January 2, 2013 in Nation/World

D.C. killings down in ’12

Fewer than 100 homicides recorded in nation’s capital
Richard Simon Los Angeles Times
 
Chicago counts 506

CHICAGO – Chicago ended the year with 506 homicides, according to an unofficial tally released Tuesday, making 2012 the first year the city has had more than 500 homicides in four years, and marking an increase of more than 16 percent over last year’s total.

Crime experts caution not to read too much into year-to-year increases in homicides, especially since 2011’s and 2010’s 435 homicides were the lowest the city had seen in more than 40 years. But Chicago’s tally in 2012 was the highest since 2008 and the second-highest since 2003.

Although it’s difficult to pinpoint a single cause for last year’s increase, statistics show the early part of 2012 suffered the biggest spike in homicides. Experts and some law enforcement sources believe the unseasonable warmth that hit Chicago during that period contributed to a homicide spike as high as 66 percent in April, and the month of March – the warmest March on record in Chicago – was hit especially hard when there were 53 homicides, up from 23 in March 2011.

Chicago Tribune

WASHINGTON – The District of Columbia, once known as the nation’s murder capital, ended 2012 with fewer than 100 homicides for the first time since 1963.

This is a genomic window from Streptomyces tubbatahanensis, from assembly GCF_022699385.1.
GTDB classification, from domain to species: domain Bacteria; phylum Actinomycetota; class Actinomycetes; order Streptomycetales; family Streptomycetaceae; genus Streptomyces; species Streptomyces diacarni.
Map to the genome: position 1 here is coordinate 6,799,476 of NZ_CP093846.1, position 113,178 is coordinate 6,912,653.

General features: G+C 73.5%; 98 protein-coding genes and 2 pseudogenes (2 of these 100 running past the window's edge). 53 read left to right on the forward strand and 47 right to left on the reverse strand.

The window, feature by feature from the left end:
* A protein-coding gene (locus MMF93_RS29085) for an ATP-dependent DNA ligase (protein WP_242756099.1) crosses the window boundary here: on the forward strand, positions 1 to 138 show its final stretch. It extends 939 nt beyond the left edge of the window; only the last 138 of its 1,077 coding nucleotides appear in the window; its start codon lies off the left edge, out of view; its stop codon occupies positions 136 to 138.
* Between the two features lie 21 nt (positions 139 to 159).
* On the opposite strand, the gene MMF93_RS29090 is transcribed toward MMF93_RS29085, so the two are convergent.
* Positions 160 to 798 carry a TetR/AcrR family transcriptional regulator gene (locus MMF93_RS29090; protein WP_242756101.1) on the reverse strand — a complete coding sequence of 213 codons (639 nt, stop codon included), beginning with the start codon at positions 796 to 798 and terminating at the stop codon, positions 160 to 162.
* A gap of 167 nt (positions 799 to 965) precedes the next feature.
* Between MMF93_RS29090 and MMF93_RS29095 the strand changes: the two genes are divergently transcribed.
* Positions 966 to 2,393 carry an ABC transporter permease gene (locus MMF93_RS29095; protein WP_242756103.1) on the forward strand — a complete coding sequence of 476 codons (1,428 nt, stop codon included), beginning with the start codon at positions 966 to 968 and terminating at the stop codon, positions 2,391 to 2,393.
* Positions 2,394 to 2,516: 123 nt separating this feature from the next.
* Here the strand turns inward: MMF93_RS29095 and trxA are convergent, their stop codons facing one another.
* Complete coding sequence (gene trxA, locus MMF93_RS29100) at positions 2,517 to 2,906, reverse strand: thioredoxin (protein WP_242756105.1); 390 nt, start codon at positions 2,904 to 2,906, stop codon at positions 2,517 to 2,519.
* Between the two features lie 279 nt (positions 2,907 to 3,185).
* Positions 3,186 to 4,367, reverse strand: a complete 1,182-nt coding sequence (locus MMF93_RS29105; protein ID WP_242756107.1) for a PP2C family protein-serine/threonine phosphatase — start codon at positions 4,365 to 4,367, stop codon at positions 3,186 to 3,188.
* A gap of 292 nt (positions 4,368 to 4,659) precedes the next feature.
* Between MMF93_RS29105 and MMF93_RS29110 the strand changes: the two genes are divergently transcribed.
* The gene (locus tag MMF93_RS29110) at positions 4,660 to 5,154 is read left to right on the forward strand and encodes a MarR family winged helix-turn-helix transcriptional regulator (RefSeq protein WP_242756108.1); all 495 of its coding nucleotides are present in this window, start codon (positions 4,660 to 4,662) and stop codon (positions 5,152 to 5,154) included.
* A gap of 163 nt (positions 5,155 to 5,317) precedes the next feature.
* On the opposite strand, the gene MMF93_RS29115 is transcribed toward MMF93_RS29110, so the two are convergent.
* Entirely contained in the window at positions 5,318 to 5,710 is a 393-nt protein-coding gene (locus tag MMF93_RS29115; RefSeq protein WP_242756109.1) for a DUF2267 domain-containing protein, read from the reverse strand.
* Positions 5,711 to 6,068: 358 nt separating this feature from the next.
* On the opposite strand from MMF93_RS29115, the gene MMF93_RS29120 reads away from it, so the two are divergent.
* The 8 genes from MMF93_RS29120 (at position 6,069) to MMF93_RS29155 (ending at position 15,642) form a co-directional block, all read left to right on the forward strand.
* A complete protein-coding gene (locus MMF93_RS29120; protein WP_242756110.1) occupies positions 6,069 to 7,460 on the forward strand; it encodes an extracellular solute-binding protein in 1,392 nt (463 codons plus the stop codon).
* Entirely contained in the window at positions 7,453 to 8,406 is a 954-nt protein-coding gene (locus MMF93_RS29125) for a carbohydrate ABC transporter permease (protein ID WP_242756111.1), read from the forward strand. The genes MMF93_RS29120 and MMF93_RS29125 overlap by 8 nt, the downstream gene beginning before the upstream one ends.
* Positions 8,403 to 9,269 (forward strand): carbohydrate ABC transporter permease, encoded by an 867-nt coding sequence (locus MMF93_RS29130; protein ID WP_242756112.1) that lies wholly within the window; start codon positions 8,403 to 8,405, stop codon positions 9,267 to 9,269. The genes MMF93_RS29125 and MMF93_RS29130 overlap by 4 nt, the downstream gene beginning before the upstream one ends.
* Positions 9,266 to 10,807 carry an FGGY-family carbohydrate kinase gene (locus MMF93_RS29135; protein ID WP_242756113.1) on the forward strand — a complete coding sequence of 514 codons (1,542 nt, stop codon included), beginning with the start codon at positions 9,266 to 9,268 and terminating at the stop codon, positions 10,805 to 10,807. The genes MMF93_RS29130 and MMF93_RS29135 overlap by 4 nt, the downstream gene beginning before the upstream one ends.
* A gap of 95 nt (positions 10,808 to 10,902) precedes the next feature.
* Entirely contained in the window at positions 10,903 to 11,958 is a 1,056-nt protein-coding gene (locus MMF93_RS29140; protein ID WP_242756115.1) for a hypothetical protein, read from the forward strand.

The city recorded 88 homicides, down from the more than 400 a year it saw from 1989 through 1993 amid a crack cocaine epidemic. The decline reflects the trend in many other cities, though Chicago surpassed 500 homicides, the highest annual total since 2008.

Homicide Watch D.C., which tracks killings in the city, put the number at 92 because it included four cases ruled self-defense and not included in the police department count. That still would put the number below the 95 homicides recorded in 1963.

In 1961, there were 88 homicides, according to a police spokeswoman. The district recorded 108 homicides in 2011. D.C. police Chief Cathy L. Lanier attributed the reduction to a combination of factors, including increased focus on guns and gangs and investment in technology.

Since the department’s gang intelligence unit began operating in 2008, “we have not seen the retaliatory shootings like we used to,” the chief said through a spokeswoman. “While there are still times when getting information is a challenge, we are getting more information than I have experienced in 23 years,” the chief said. “We have developed trusting relationships with our communities, and that pays off.”

Kristopher Baumann, head of the D.C. police union, said that while his organization was pleased with the decline in homicides, it was concerned about the rise in other violent crimes.

“Instead of taking the time to pat ourselves on the back and talk about how homicides are down, we need to focus on the fact that other assaults are up,” he said. “That raises questions about what are we not doing that we should be doing.”

A spokeswoman for the police chief responded that while the department expected to finish 2012 with a “slight increase in violent crime, we have had reductions in violent crime each year for the last several years.”


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